Dizziness in the emergency room: Diagnoses and misdiagnoses

Georg Royl*, Christoph J. Ploner, Christoph Leithner

*Corresponding author for this work
34 Citations (Scopus)


Background: Dizziness is among the most frequent neurological chief complaints in emergency room (ER) patients. Although the majority of underlying disorders are benign, serious causes that require immediate in-hospital treatment may occur that are difficult to identify clinically. Methods: Retrospective study of 475 consecutive ER neurological consultations with dizziness as the chief complaint. Results: Of all ER dizziness patients, 73% were initially assigned to benign and 27% to serious diagnoses. The two most frequent disorders were benign paroxysmal positional vertigo (22%) and stroke (20%). On follow-up (available in 124 patients), 43% of all ER diagnoses were corrected: 6% of benign ER diagnoses were corrected to serious diagnoses, 23% of serious ER diagnoses were revised to benign. The most frequent corrections concerned patients with an ER diagnosis of stroke or vestibular neuronitis. Conclusions: In the patient sample studied here, serious causes of dizziness were more prevalent than can be expected from population-based surveys or data from specialized outpatient departments. However, inappropriate assignment of dizziness patients to benign diagnoses still occurred in a relevant proportion of patients. ER clinical pathways, planning of imaging resources and followup of patients in- and outside the hospital must take these points into consideration.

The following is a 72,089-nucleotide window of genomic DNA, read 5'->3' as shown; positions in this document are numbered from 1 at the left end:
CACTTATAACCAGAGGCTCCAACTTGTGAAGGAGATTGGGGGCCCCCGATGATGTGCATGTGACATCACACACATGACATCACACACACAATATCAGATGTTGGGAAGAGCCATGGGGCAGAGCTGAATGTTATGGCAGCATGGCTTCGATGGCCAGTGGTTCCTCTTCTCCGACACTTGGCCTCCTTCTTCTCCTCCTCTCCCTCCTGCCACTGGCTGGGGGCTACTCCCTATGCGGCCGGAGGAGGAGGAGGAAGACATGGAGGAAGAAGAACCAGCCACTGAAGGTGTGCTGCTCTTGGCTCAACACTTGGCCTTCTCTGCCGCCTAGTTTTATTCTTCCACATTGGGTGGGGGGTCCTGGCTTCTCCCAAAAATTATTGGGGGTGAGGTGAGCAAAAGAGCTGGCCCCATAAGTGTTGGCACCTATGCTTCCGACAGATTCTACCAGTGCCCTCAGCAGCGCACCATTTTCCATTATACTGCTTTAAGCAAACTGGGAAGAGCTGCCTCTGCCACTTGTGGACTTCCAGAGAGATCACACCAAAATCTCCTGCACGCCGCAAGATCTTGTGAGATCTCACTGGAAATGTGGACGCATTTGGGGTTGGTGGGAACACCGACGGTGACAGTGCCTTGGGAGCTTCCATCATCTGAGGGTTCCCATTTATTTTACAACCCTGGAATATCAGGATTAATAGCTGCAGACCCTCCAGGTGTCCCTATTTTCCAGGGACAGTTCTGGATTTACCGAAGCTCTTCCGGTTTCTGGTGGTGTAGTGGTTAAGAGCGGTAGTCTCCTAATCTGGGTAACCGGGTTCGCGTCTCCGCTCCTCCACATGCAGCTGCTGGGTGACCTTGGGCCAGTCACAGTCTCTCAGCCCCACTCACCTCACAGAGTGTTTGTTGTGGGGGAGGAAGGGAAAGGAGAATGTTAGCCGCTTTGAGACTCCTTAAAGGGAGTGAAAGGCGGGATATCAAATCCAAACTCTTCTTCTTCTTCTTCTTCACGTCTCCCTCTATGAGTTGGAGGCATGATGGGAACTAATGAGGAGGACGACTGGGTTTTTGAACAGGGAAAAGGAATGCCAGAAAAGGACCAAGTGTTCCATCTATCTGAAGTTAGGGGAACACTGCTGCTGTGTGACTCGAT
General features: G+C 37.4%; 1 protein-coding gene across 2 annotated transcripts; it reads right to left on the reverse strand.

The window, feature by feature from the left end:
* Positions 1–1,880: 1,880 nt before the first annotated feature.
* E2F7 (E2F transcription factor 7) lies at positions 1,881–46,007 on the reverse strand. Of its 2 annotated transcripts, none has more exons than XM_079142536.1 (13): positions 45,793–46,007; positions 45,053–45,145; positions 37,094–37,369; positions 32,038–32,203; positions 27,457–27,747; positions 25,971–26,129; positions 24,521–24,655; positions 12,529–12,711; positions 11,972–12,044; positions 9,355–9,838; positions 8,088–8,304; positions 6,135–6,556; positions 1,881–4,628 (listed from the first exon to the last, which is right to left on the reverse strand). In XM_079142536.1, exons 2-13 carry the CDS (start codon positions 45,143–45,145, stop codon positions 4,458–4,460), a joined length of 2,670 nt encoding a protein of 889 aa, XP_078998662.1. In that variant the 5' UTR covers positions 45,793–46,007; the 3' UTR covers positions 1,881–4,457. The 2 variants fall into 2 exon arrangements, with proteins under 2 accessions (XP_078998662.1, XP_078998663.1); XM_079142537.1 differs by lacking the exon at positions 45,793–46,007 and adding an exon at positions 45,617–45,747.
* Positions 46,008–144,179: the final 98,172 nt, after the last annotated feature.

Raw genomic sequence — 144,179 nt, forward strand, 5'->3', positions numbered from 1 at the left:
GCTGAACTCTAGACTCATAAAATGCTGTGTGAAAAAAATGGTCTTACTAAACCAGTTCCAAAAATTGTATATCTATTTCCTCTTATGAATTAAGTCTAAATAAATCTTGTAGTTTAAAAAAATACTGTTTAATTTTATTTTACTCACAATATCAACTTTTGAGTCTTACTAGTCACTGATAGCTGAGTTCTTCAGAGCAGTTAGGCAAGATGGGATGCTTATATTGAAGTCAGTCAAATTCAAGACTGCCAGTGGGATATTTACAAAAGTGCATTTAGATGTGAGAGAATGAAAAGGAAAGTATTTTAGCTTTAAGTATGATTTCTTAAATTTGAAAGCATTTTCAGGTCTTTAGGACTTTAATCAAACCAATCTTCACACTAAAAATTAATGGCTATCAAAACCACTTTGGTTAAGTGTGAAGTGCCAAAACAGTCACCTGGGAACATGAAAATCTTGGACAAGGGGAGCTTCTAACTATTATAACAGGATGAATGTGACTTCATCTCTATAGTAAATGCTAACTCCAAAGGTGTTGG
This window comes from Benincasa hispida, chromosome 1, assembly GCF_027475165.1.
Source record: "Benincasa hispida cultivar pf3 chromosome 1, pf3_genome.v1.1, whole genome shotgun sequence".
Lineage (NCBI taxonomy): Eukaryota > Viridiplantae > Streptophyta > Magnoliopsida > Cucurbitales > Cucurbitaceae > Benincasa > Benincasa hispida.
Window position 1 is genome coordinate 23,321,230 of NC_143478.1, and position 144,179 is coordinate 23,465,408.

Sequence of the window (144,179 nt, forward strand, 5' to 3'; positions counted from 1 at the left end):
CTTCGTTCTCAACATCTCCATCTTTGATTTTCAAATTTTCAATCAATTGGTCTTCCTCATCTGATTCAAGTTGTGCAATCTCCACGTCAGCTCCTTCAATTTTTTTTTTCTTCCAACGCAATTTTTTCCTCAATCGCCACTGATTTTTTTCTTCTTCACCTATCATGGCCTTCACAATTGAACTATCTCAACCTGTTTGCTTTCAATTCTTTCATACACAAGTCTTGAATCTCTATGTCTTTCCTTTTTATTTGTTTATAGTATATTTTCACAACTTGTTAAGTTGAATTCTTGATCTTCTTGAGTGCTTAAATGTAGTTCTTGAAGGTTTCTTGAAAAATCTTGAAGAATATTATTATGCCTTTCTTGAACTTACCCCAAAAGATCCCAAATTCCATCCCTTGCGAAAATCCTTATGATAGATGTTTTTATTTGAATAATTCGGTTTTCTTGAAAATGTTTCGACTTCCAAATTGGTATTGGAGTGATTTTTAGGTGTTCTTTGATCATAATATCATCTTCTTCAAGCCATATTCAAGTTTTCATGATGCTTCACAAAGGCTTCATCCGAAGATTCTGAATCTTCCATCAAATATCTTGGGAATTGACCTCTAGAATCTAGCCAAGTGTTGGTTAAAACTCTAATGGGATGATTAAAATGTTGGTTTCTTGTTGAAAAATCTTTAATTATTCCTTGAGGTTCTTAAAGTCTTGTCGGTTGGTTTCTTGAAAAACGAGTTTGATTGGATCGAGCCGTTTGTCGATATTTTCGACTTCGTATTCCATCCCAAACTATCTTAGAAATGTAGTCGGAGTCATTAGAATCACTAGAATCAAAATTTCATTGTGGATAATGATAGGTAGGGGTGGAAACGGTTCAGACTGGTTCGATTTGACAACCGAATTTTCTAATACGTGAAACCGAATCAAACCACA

Original languageEnglish
JournalEuropean Neurology
Issue number5
Pages (from-to)256-263
Number of pages8
Publication statusPublished - 01.11.2011

Research Areas and Centers

  • Academic Focus: Center for Brain, Behavior and Metabolism (CBBM)


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